“A celebrity might fall in love with your math teacher,” but, in Nintendo’s new Sims-like game, your characters cannot be gay. In June 2014, Nintendo released Tomodachi Life, a 3DS social simulation game through which players import their avatars, or “Miis,” into what one game critic called a “digital dollhouse.” There, players can customize Mii characters for any person they wish – friends, family, or celebrities – and then watch as they all interact. Despite what appears to be a game with limitless social opportunities, the Miis are only permitted to marry members of the opposite sex.
Tomodachi Life was first released in Japan in April 2013 where it received positive reviews and developed a strong following. Nintendo set June 2014 as the release date for the U.S. market. Just weeks before, U.S. fans started the Miiquality campaign to put pressure on Nintendo to create a gay marriage option in the game. Tye Marini, the founder of the campaign, wanted to “be able to marry [his] real-life fiancé’s Mii,” but the game would not allow it. Marini went on to explain that his options were to “marry some female Mii, to change the gender of either [his] Mii or [his] fiancé’s Mii (and other male Miis) or to completely avoid marriage altogether and miss out on the exclusive content that comes with it.” The timing of the campaign coincided with the 10-year anniversary of marriage equality in the U.S.
In response, Nintendo released the following statement: “We hope that all of our fans will see that ‘Tomodachi Life’ was intended to be a whimsical and quirky game, and that we were absolutely not trying to provide social commentary.” The company later revised its comment, explaining that it was too late to revise the game and pledging to “strive to design a gameplay experience from the ground up that is more inclusive, and better represents all players.” Despite the initial negative publicity, Tomodachi Life went on to receive positive reviews.
Nintendo’s failure to make the requested changes has left members of the LGBT community feeling excluded. And, as GLAAD national spokesperson Wilson Cruz told GamesBeat, Nintendo is signaling that it is “way behind the times.” Cruz explained that it has “been over a decade since The Sims — the original ‘whimsical and quirky’ life simulator — allowed its users to marry any character they wanted, and many other mainstream and massively popular video games have followed their lead since.” GLAAD urged Nintendo to do the same.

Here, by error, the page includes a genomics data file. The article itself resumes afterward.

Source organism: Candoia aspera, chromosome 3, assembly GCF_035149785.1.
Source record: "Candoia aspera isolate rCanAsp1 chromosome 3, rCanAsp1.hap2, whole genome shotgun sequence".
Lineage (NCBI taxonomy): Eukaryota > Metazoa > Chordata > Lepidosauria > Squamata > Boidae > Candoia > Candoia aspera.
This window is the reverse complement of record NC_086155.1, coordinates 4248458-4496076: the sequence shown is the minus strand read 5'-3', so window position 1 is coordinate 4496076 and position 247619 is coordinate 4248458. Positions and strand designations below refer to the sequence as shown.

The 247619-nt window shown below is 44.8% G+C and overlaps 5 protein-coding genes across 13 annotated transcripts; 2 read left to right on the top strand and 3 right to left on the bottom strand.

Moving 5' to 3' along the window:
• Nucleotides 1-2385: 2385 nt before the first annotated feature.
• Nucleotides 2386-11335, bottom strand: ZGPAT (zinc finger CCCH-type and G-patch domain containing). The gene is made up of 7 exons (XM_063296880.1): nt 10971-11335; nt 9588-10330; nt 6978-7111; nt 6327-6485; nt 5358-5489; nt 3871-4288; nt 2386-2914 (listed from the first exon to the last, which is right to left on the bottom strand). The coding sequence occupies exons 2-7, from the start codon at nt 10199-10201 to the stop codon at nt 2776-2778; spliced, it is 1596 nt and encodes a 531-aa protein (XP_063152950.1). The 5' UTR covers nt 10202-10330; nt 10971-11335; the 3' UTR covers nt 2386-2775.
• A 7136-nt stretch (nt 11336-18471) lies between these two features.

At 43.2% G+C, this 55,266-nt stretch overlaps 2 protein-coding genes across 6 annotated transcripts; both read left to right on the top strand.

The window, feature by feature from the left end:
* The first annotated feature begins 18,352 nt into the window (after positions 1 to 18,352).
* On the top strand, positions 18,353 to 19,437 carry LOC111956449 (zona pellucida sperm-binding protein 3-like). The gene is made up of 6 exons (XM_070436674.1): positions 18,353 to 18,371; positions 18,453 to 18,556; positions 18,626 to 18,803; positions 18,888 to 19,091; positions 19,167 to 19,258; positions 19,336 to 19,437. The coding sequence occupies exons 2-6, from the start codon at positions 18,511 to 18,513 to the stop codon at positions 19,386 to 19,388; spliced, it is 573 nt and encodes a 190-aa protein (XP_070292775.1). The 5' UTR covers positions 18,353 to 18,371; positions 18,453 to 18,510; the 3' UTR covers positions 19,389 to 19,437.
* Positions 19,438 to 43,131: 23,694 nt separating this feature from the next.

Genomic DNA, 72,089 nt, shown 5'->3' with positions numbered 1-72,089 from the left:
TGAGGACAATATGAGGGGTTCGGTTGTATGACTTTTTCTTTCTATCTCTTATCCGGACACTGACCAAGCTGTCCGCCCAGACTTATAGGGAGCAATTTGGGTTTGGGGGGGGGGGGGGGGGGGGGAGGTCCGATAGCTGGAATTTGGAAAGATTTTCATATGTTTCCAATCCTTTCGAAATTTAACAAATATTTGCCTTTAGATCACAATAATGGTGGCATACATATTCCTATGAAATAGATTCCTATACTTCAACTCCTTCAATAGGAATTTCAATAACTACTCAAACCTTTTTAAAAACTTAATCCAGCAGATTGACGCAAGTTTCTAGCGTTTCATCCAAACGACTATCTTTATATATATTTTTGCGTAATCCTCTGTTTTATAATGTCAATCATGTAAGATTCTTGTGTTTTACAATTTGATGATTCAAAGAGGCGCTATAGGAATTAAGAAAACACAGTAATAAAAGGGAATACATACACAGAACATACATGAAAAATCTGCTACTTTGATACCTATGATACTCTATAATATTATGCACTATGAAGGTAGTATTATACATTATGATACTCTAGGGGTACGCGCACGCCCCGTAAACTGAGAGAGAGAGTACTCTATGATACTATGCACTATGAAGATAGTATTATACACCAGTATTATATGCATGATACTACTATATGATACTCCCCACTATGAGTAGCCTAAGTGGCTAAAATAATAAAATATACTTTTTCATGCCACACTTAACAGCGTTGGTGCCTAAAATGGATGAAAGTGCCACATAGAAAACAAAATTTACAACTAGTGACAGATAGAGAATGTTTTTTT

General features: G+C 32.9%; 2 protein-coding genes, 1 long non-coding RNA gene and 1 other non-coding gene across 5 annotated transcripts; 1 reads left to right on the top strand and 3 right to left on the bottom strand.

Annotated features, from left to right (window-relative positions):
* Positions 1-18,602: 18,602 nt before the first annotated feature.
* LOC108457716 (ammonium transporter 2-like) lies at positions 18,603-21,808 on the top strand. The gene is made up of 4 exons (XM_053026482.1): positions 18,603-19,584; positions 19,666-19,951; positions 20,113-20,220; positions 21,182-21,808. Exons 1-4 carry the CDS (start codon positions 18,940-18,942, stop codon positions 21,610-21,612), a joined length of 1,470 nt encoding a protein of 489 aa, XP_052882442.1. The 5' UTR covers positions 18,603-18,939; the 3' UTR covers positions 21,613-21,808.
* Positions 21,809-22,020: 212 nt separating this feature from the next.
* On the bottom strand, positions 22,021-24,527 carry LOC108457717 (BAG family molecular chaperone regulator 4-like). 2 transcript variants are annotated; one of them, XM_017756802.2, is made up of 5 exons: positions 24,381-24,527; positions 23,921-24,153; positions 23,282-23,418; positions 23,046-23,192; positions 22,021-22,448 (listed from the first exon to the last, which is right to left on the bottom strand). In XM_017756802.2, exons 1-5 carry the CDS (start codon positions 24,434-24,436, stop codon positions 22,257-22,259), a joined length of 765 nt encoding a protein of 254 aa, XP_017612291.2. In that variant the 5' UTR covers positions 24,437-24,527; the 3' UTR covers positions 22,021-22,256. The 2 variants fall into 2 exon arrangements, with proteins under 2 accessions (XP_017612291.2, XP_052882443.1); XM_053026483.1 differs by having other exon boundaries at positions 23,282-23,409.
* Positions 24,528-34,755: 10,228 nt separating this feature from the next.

Civil rights issues in video games are not often litigated because the Supreme Court has held that video games qualify as protected expression under the First Amendment. In 2011 in Brown v. Entertainment Merchants Association, the Court issued a 7-2 decision striking down a California law that prohibited the sale or rental of violent video games to minors. The Court reasoned that “[l]ike the protected books, plays, and movies that preceded them,” video games communicate ideas, and that “suffices to confer First Amendment protection.” The video game and entertainment industries applauded the decision which, in the words of the Entertainment Merchants Association’s CEO, “declared forcefully that content-based restrictions on games are unconstitutional; and that parents, not government bureaucrats, have the right to decide what is appropriate for their children.”
Ten years prior, Judge Posner of the Seventh Circuit made a similar comparison in American Amusement Machine Ass’n v. Kendrick: “Maybe video games are different. They are, after all, interactive. But this point is superficial, in fact erroneous. All literature . . . is interactive; the better it is, the more interactive.” Judge Posner added, “Literature when it is successful draws the reader into the story, makes him identify with the characters, invites him to judge them and quarrel with them, to experience their joys and sufferings as the reader’s own.” In that case, the Seventh Circuit held that there was insufficient evidence that exposure to violent video games actually caused harmful behavior and that young people had First Amendment rights to play these games. These passages are frequently cited to argue that video games are no more threatening than other media forms.
Against this backdrop, civil rights groups would be hard-pressed to litigate issues of in-game marriage equality in U.S. courts. It seems that the best strategy might be for activist organizations like GLAAD to provide support to campaigns such as Miiquality, which aim to mobilize what the game companies need most – players.